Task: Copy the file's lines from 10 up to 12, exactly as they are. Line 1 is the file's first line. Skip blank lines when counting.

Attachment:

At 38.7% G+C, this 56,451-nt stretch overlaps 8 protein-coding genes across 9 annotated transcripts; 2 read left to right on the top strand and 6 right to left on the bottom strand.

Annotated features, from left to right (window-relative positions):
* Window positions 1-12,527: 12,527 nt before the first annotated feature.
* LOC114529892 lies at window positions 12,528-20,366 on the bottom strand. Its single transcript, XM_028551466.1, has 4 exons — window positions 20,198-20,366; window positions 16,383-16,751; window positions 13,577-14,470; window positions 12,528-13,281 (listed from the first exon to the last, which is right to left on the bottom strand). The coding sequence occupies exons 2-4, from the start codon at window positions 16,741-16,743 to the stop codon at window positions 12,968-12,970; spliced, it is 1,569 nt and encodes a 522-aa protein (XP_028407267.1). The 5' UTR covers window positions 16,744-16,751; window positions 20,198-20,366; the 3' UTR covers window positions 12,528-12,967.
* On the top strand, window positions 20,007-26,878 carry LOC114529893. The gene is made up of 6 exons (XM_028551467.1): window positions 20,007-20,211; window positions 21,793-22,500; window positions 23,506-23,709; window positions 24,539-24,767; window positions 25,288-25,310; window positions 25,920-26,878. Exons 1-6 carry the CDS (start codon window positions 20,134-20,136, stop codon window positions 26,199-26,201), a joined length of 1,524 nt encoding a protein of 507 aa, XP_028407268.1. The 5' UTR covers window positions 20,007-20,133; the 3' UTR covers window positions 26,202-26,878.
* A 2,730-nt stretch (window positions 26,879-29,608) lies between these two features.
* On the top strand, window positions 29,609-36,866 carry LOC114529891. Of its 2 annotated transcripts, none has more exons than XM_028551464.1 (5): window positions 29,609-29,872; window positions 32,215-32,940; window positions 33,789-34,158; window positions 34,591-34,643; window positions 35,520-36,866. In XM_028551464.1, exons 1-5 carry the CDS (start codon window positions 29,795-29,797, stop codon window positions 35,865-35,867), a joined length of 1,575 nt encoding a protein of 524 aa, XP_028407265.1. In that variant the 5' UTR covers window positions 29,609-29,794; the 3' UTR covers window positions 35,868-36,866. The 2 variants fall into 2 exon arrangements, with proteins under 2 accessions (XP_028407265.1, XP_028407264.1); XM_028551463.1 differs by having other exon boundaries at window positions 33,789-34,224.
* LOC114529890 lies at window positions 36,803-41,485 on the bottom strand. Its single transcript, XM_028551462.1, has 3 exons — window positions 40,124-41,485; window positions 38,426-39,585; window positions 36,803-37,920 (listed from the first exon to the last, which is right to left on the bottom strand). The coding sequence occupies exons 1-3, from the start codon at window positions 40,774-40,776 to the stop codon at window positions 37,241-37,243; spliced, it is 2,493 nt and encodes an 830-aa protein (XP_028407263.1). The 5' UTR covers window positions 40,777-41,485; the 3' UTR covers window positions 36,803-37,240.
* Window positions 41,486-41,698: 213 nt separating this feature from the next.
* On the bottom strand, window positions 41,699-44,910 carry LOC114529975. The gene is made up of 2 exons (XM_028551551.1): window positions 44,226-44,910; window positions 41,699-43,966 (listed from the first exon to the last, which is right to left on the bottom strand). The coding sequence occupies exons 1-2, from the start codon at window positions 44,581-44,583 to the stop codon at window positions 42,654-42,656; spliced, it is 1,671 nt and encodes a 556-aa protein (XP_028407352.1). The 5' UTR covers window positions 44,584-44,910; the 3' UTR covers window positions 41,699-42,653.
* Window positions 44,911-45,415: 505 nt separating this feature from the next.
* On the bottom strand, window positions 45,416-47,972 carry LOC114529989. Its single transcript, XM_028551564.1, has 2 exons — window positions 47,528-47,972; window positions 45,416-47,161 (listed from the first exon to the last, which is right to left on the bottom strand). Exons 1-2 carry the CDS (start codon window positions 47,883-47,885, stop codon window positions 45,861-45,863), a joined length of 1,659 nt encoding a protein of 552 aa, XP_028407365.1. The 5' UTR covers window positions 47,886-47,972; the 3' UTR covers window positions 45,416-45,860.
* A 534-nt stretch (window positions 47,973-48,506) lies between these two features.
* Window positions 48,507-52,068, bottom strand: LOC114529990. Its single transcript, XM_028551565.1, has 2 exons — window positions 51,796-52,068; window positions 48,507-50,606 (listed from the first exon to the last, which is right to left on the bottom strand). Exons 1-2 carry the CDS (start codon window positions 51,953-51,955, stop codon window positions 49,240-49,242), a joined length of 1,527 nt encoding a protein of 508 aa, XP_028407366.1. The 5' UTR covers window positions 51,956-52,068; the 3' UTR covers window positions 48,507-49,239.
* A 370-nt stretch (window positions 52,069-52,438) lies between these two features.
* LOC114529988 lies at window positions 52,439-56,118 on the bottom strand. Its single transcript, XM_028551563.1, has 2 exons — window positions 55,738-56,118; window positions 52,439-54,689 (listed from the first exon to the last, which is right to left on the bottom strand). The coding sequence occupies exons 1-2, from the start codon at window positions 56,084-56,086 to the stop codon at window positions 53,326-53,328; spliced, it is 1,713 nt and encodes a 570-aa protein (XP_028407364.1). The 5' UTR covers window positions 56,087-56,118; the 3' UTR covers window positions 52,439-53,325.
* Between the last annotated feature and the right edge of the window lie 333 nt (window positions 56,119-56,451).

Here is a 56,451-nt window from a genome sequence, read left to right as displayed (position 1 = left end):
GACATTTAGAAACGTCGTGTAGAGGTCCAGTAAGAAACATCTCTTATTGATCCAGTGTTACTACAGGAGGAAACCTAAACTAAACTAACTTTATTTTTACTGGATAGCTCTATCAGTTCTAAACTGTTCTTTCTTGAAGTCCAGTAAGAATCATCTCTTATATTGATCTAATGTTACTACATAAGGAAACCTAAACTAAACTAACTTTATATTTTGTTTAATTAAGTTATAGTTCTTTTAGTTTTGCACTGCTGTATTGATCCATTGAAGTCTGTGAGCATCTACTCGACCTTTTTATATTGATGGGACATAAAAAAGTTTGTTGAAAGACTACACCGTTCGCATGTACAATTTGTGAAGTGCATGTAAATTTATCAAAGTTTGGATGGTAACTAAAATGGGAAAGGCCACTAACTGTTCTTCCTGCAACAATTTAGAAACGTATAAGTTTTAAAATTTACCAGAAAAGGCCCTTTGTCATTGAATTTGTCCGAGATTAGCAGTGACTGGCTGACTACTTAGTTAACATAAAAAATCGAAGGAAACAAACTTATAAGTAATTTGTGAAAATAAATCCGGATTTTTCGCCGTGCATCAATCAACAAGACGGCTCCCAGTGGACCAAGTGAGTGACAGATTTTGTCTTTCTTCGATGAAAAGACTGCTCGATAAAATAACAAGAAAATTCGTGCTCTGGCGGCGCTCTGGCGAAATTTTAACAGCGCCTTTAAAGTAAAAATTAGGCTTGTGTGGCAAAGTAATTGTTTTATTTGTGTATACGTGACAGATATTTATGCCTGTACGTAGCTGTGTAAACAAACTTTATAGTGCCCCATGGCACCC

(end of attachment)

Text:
* On the bottom strand, window positions 41,699-44,910 carry LOC114529975. The gene is made up of 2 exons (XM_028551551.1): window positions 44,226-44,910; window positions 41,699-43,966 (listed from the first exon to the last, which is right to left on the bottom strand). The coding sequence occupies exons 1-2, from the start codon at window positions 44,581-44,583 to the stop codon at window positions 42,654-42,656; spliced, it is 1,671 nt and encodes a 556-aa protein (XP_028407352.1). The 5' UTR covers window positions 44,584-44,910; the 3' UTR covers window positions 41,699-42,653.
* Window positions 44,911-45,415: 505 nt separating this feature from the next.
* On the bottom strand, window positions 45,416-47,972 carry LOC114529989. Its single transcript, XM_028551564.1, has 2 exons — window positions 47,528-47,972; window positions 45,416-47,161 (listed from the first exon to the last, which is right to left on the bottom strand). Exons 1-2 carry the CDS (start codon window positions 47,883-47,885, stop codon window positions 45,861-45,863), a joined length of 1,659 nt encoding a protein of 552 aa, XP_028407365.1. The 5' UTR covers window positions 47,886-47,972; the 3' UTR covers window positions 45,416-45,860.